Dear white people season 2 perfectly explores racism in the gay dating scene
Whites only. Into chocolate. Chubby chasers. Rice queens. If you’re gay and not exactly the European standard of beauty, chances are you’ve seen one or more of these phrases on dating apps and floating around in the real world.
Netflix original series Dear White People isn’t afraid to start uncomfortable conversations, and this season, that includes racism in the gay community. The show takes place at Winchester University, a fictional Ivy League school, and explores the intersections of a handful of black students on campus. DeRon Horton plays Lionel, a nerdy journalist who hopes to one day get over his awkwardness enough to win a Pulitzer.
If the first season was about Lionel being gay in black spaces, season two is about being black in gay spaces.
In the season one finale, Lionel exposes the racist transgressions of his student-run newspaper, The Independent, much to the rage and titillation of his editor-in-chief Silvio, who kisses him in front of the whole student body. Episode 3 picks up not far from where we left off, with Lionel nervously getting ready for their first date.
While Lionel naively believes Silvio has feelings for him, Silvio isn’t quite on the same page. When he shows up to Lionel’s room, he’s plastered, passes out on his bed, and wakes up without his keys. Lionel, and his aggressively heterosexual roommate Troy, retrace Silvio’s steps to the many Pride parties he attended before his arrival.
This is how we’re introduced to Winchester’s gay circles.
First up are the literati gays, a group of pretentious liberal elites (mostly writers) who party with only the most expensive booze and openly call each other “faggots.” Silvio explains, “It’s our n-word.”
Lionel cringes as Troy leans over and asks, “These are your people, huh?”
“They’re gay. They’re writers. Maybe?”
As Silvio pokes around to look for his keys, Lionel wanders over to the bar and strikes up a conversation with a boy name DeAndre, who came to the party alone because “that’s the fun part.” Just as their conversation starts vibing, DeAndre stops him.
“So no shade,” he begins. “But I’m not like…into other black guys. Just an FYI.”
Clearly, DeAndre is the type to have #TeamSwirl in his Twitter bio and ask “Black okay?” on Grindr. Many black gay men have come to expect racism from white guys and, more times than not, other minorities, but it’s always more jarring to experience anti-blackness from another black guy. As one King of Reads points out, “If you don’t see people who look like you as attractive, what does that say about you?”
I would’ve called it a day then and there and headed home, but Lionel persists. Silvio’s friends invite him over to where they’re throwing shade and Real Housewives references. Before he can even get comfortable, one of the twinks implies that hooking up with Lionel would make “his Waspy-ass parents deeply ashamed,” has the audacity to wink at him, and saunters away.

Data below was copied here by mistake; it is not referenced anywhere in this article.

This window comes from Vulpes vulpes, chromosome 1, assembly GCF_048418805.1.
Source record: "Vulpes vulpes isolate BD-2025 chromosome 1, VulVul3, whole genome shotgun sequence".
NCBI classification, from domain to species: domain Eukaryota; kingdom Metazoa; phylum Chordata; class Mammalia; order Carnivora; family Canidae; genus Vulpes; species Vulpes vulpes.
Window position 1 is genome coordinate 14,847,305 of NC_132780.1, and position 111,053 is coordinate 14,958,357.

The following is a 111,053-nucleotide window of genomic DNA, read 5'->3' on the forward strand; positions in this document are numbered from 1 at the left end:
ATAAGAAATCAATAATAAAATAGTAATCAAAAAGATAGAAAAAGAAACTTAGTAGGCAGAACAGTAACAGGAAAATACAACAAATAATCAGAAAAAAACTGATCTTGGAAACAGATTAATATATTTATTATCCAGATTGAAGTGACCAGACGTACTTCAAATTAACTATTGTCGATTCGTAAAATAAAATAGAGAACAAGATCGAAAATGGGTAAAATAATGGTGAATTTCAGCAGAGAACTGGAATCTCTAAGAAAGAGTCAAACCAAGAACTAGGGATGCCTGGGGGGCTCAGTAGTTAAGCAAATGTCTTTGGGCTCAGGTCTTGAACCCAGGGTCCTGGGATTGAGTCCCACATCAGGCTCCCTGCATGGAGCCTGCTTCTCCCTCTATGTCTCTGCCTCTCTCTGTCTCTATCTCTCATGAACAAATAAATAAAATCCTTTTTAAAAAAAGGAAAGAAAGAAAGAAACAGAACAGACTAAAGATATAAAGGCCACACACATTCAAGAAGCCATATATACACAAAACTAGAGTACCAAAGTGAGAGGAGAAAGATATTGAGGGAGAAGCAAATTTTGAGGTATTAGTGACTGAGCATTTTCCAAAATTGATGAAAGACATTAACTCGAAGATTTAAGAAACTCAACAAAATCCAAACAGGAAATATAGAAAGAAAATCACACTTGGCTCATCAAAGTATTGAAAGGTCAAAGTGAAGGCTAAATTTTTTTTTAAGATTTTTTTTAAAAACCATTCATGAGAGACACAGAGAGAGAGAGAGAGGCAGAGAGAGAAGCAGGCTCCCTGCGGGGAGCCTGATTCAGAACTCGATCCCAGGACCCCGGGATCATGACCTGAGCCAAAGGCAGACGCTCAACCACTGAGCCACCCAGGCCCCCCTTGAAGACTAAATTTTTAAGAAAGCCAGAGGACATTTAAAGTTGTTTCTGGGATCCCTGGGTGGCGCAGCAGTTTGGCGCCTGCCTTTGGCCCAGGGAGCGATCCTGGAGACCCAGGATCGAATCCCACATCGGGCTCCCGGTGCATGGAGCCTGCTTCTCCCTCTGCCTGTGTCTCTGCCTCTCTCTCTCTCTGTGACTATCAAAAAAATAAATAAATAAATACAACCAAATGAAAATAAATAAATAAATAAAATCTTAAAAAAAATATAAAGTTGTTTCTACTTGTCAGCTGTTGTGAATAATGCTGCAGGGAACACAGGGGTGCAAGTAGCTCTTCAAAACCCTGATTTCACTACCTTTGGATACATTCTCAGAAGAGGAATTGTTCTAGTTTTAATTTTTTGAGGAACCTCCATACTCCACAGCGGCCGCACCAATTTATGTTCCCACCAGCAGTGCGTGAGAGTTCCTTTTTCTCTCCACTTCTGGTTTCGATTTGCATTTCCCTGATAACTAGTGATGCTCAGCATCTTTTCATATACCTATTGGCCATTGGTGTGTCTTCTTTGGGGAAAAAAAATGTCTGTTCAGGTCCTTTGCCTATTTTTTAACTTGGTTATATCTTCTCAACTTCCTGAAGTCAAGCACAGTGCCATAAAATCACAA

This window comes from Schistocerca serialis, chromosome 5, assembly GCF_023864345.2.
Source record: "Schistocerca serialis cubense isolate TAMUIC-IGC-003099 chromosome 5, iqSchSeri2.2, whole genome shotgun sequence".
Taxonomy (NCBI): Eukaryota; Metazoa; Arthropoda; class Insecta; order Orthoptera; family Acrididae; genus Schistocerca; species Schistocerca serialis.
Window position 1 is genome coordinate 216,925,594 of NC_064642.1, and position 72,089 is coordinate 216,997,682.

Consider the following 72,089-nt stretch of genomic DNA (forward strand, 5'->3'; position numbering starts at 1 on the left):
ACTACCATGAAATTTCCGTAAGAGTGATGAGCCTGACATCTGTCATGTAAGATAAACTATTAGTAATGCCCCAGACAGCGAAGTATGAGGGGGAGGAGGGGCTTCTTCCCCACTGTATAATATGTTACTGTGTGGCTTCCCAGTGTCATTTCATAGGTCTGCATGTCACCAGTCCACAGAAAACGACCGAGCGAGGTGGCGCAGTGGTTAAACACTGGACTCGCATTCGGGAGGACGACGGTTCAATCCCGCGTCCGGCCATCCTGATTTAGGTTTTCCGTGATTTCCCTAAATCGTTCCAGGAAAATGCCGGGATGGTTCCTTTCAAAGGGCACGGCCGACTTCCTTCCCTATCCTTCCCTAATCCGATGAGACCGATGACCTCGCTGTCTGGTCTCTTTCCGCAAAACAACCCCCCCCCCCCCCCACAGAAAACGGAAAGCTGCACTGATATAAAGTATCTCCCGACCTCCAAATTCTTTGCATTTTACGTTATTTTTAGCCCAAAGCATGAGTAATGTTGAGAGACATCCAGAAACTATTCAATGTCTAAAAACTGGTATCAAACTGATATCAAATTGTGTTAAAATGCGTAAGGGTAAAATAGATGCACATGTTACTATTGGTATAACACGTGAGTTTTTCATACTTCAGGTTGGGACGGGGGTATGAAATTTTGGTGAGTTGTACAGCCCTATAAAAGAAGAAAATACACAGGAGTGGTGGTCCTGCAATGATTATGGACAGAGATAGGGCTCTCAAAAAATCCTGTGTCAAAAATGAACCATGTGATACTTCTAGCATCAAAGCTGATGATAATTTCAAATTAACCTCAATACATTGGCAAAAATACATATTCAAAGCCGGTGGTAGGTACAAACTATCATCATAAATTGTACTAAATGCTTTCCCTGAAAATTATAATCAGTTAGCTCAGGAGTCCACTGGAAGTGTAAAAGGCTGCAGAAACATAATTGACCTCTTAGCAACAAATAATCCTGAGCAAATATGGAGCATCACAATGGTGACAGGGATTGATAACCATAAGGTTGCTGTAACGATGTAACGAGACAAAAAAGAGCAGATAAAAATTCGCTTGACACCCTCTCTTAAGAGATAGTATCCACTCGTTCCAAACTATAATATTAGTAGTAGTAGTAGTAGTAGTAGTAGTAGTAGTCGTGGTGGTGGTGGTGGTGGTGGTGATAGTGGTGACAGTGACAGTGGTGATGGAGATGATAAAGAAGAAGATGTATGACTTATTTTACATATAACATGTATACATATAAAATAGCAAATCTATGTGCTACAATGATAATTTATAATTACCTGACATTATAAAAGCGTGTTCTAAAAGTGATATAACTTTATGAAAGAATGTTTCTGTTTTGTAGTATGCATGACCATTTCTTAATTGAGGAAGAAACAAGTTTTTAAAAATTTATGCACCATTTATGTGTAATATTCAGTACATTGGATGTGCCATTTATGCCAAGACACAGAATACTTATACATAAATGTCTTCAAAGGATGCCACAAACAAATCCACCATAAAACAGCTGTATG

His friend tries to excuse him, “That’s because his Bonr profile says whites only.”
“He did change it to All-American after Freddy from comparative lit called him out in his editorial on problematic gays.”
So begins the cliched “but don’t we all have a type?” debate and the two problematic gays quickly start listing their friends who like chocolates, chubby guys, and rice queens.
“Wait, are we still allowed to say rice queen?”
“We’re fags. We’re not allowed to exist in half the world so why do we have to play by its rules.”
But Lionel didn’t come to play with y’all, “Says white guys who just want to reduce Asians to a complex carb.”
While white queer people may be slightly more aware and empathetic of race issues than their straight counterparts, here’s a PSA: fetishization isn’t flattering. Or cute.
Silvio returns and they head to the next party, a disco underground scene of stylish, black queer people. Lionel tries to mingle, but can’t quite catch on to Kid Fury and Todrick Hall’s debates on whether sushi is appropriation, and doesn’t have an opinion on the cultural relevance of Taylor Swift. Silvio’s key search is a bust and they move on.
Last stop, the theater kids. After Silvio is whisked away yet again, Lionel meets Wesley, a fellow nerd who was ditched at the party by the love of his life – who’s making out with some rando in the corner.
“My first clue things weren’t going to work out was when he kept introducing me to friends that were really into Latino guys.”
Lionel laughs, “Why do people do that, like it’s some grand compliment that someone can tolerate me? We love coming up with reasons to reject our own.”
“It’s like the gay First Commandment,” Wesley adds. “Do unto others as has been done unto you.”
By initiating this conversation, Dear White People‘s second season is doing the first steps in dismantling white supremacy in the gay community. It’s easy to claim to just have “a preference,” but gay men need to start questioning where those come from and why they have them.
So, my gay boys, it isn’t “just a preference” when it’s rooted in America’s well-documented anti-blackness and always abides by the media’s European beauty ideals. More likely than not, you’re brainwashed – and missing out on entire races of people who are all beautiful and individually have something unique to offer.
At the very least, please stop referring to people of color as food.
Season two of Dear White People is on Netflix now.